I train Taekwon-Do for 5 hours a week on 4 nights. If I could only train for 2 hours a week then I wouldn't go, there'd be no point because 2 hours isn't long enough to do all my patterns at a "break-it-down" speed - then there's sparring,bag work,muscle development etc etc to cover. But I will admit that I trained twice a week up until about 8 months before grading for 1st Degree, but thats because there was only 2 classes available to me as I had no way to get to the clubs held away from my town (i was only a lil nipper back then lol).
  3. haggisdj

    haggisdj New Member

    Sloppy Techniques


    I agree with #4. I think there is nothing worse than watching students perform patterns or line work and not punching to the centre of their own body. Also, students whose Walking stances and 'L' stances are identical. These seem to be a problem at all grades.
  4. neryo_tkd

    neryo_tkd Valued Member

    i have also noticed that there are instructors who pay a lot of attention to explaining how the leg travels while performing a kick. that is ok, but the strength of the kick can by no means be forgotten. what's the use if you can perform a kick but not be able to hit a bag and make it move. the reason for this might be also found in the lack of pad work or bag work. some students simply need a target which they can hit in order to feel the kick, so to speak.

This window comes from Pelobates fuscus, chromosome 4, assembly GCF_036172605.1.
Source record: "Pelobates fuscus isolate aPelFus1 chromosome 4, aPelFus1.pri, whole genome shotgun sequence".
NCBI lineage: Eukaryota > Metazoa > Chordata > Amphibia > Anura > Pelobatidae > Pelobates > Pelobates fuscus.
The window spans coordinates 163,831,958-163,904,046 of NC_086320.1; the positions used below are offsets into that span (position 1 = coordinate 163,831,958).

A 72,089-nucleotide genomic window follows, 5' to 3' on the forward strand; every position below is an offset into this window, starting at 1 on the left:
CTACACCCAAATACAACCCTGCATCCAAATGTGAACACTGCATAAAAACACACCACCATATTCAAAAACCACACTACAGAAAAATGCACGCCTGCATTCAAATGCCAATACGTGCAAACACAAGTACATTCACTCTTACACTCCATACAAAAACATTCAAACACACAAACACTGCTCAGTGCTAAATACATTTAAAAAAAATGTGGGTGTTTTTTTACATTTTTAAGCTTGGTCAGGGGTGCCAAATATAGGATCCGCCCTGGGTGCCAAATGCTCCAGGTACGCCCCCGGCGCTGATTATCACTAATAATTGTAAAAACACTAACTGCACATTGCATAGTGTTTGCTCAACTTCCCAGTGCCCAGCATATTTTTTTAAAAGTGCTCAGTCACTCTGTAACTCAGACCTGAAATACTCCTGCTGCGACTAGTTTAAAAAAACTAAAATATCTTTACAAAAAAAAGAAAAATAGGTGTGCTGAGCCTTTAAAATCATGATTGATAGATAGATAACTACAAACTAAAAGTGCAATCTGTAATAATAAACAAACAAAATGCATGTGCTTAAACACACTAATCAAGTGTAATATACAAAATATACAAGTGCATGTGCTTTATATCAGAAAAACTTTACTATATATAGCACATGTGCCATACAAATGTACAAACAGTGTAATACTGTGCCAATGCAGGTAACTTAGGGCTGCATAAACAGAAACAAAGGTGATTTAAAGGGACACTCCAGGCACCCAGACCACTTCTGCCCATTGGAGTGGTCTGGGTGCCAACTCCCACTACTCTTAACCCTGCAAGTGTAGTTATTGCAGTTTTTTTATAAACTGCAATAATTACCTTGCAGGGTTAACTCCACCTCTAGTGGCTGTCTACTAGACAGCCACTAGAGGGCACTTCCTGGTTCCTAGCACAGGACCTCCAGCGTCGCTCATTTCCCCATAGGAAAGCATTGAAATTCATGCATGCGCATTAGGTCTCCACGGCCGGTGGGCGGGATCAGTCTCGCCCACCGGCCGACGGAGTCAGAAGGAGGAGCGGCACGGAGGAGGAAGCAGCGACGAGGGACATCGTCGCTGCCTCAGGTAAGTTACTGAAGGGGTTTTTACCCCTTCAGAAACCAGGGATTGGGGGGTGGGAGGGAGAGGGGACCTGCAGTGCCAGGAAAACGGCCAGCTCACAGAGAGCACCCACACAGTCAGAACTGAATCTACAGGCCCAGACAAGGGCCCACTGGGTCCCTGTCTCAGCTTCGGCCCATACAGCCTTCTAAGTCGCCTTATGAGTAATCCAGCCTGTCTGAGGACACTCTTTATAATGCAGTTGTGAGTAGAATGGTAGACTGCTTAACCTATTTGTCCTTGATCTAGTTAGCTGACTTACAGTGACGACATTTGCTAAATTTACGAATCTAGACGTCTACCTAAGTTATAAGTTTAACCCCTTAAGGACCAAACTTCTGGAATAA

5. Murasama-of-Ise

    Murasama-of-Ise New Member

    Clear your mind of all thoughts, and focus on the physical aspect of what you are doing.
  6. neryo_tkd

    neryo_tkd Valued Member

    :confused: :D :D :D :p
  7. megk

    megk New Member

    I think a typical TKD training mistake is thinking that TKD is something that can be picked up quickly. It takes hard work and the mindset that you won't give up. If I saw students at my school giving 100% all the time there would be much improvement. I hate to sound harsh, but you can't be a wimp and learn this art fully. There are bumps and bruises involved. Especially in the self-defense realm of TKD.